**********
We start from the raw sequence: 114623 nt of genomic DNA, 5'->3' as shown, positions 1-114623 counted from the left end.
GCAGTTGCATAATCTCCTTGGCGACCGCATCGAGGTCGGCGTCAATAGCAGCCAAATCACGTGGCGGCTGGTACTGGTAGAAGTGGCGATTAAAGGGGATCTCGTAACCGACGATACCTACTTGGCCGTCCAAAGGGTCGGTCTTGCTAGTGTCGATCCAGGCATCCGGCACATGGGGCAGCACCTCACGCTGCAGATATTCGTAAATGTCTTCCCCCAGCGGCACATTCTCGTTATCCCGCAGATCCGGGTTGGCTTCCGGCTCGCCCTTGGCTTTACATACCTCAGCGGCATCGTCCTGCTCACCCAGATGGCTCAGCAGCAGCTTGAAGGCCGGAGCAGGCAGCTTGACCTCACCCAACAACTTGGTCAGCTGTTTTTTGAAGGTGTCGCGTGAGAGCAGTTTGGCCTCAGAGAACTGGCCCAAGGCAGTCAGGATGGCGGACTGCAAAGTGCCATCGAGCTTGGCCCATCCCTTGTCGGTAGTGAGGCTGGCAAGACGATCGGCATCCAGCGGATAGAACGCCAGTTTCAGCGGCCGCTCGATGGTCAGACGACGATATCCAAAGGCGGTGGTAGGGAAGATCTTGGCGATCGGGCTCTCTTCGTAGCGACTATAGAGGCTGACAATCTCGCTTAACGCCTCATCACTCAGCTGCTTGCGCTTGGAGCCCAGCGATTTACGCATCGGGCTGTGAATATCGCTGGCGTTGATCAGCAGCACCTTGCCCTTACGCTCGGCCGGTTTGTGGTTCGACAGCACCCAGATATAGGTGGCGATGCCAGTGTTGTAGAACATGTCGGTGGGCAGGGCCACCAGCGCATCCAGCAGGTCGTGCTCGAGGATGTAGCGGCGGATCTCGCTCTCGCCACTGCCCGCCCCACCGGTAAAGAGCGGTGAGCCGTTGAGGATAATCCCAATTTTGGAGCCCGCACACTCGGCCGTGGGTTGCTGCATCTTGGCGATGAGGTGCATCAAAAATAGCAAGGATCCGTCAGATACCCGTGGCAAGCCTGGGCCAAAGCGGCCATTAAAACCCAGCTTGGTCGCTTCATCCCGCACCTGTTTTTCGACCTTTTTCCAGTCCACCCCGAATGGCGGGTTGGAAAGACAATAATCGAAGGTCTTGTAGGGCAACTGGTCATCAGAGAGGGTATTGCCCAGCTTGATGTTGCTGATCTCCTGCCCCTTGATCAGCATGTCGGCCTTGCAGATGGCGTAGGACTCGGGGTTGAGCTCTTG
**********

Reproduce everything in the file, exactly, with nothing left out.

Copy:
We start from the raw sequence: 114623 nt of genomic DNA, 5'->3' as shown, positions 1-114623 counted from the left end.
GCAGTTGCATAATCTCCTTGGCGACCGCATCGAGGTCGGCGTCAATAGCAGCCAAATCACGTGGCGGCTGGTACTGGTAGAAGTGGCGATTAAAGGGGATCTCGTAACCGACGATACCTACTTGGCCGTCCAAAGGGTCGGTCTTGCTAGTGTCGATCCAGGCATCCGGCACATGGGGCAGCACCTCACGCTGCAGATATTCGTAAATGTCTTCCCCCAGCGGCACATTCTCGTTATCCCGCAGATCCGGGTTGGCTTCCGGCTCGCCCTTGGCTTTACATACCTCAGCGGCATCGTCCTGCTCACCCAGATGGCTCAGCAGCAGCTTGAAGGCCGGAGCAGGCAGCTTGACCTCACCCAACAACTTGGTCAGCTGTTTTTTGAAGGTGTCGCGTGAGAGCAGTTTGGCCTCAGAGAACTGGCCCAAGGCAGTCAGGATGGCGGACTGCAAAGTGCCATCGAGCTTGGCCCATCCCTTGTCGGTAGTGAGGCTGGCAAGACGATCGGCATCCAGCGGATAGAACGCCAGTTTCAGCGGCCGCTCGATGGTCAGACGACGATATCCAAAGGCGGTGGTAGGGAAGATCTTGGCGATCGGGCTCTCTTCGTAGCGACTATAGAGGCTGACAATCTCGCTTAACGCCTCATCACTCAGCTGCTTGCGCTTGGAGCCCAGCGATTTACGCATCGGGCTGTGAATATCGCTGGCGTTGATCAGCAGCACCTTGCCCTTACGCTCGGCCGGTTTGTGGTTCGACAGCACCCAGATATAGGTGGCGATGCCAGTGTTGTAGAACATGTCGGTGGGCAGGGCCACCAGCGCATCCAGCAGGTCGTGCTCGAGGATGTAGCGGCGGATCTCGCTCTCGCCACTGCCCGCCCCACCGGTAAAGAGCGGTGAGCCGTTGAGGATAATCCCAATTTTGGAGCCCGCACACTCGGCCGTGGGTTGCTGCATCTTGGCGATGAGGTGCATCAAAAATAGCAAGGATCCGTCAGATACCCGTGGCAAGCCTGGGCCAAAGCGGCCATTAAAACCCAGCTTGGTCGCTTCATCCCGCACCTGTTTTTCGACCTTTTTCCAGTCCACCCCGAATGGCGGGTTGGAAAGACAATAATCGAAGGTCTTGTAGGGCAACTGGTCATCAGAGAGGGTATTGCCCAGCTTGATGTTGCTGATCTCCTGCCCCTTGATCAGCATGTCGGCCTTGCAGATGGCGTAGGACTCGGGGTTGAGCTCTTG